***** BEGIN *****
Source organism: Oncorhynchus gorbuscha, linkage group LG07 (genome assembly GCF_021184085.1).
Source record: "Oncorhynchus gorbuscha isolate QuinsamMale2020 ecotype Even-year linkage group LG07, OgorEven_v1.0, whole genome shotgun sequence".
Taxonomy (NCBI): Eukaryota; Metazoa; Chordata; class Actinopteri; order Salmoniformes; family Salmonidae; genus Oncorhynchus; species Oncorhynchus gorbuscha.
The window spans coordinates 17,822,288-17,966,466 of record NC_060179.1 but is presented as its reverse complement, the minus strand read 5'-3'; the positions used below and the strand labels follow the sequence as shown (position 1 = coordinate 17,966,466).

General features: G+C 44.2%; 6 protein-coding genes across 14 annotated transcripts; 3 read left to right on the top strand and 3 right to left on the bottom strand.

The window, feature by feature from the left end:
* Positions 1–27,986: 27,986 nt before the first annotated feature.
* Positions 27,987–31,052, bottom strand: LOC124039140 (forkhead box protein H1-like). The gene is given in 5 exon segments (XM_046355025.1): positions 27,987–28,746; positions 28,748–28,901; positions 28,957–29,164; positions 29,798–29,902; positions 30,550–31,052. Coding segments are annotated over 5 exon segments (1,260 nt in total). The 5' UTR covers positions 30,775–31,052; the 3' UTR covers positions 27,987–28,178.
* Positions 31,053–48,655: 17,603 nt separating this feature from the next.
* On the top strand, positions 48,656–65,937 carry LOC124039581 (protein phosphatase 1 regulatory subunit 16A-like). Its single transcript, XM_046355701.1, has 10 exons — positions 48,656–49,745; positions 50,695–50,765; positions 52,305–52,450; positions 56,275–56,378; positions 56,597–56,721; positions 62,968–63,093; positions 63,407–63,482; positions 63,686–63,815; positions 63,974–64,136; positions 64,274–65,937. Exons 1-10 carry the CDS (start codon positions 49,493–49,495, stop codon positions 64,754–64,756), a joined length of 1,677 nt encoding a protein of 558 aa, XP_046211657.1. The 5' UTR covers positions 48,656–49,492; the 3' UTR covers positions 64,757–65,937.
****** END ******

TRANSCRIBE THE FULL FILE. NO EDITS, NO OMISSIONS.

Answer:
Source organism: Oncorhynchus gorbuscha, linkage group LG07 (genome assembly GCF_021184085.1).
Source record: "Oncorhynchus gorbuscha isolate QuinsamMale2020 ecotype Even-year linkage group LG07, OgorEven_v1.0, whole genome shotgun sequence".
Taxonomy (NCBI): Eukaryota; Metazoa; Chordata; class Actinopteri; order Salmoniformes; family Salmonidae; genus Oncorhynchus; species Oncorhynchus gorbuscha.
The window spans coordinates 17,822,288-17,966,466 of record NC_060179.1 but is presented as its reverse complement, the minus strand read 5'-3'; the positions used below and the strand labels follow the sequence as shown (position 1 = coordinate 17,966,466).

General features: G+C 44.2%; 6 protein-coding genes across 14 annotated transcripts; 3 read left to right on the top strand and 3 right to left on the bottom strand.

The window, feature by feature from the left end:
* Positions 1–27,986: 27,986 nt before the first annotated feature.
* Positions 27,987–31,052, bottom strand: LOC124039140 (forkhead box protein H1-like). The gene is given in 5 exon segments (XM_046355025.1): positions 27,987–28,746; positions 28,748–28,901; positions 28,957–29,164; positions 29,798–29,902; positions 30,550–31,052. Coding segments are annotated over 5 exon segments (1,260 nt in total). The 5' UTR covers positions 30,775–31,052; the 3' UTR covers positions 27,987–28,178.
* Positions 31,053–48,655: 17,603 nt separating this feature from the next.
* On the top strand, positions 48,656–65,937 carry LOC124039581 (protein phosphatase 1 regulatory subunit 16A-like). Its single transcript, XM_046355701.1, has 10 exons — positions 48,656–49,745; positions 50,695–50,765; positions 52,305–52,450; positions 56,275–56,378; positions 56,597–56,721; positions 62,968–63,093; positions 63,407–63,482; positions 63,686–63,815; positions 63,974–64,136; positions 64,274–65,937. Exons 1-10 carry the CDS (start codon positions 49,493–49,495, stop codon positions 64,754–64,756), a joined length of 1,677 nt encoding a protein of 558 aa, XP_046211657.1. The 5' UTR covers positions 48,656–49,492; the 3' UTR covers positions 64,757–65,937.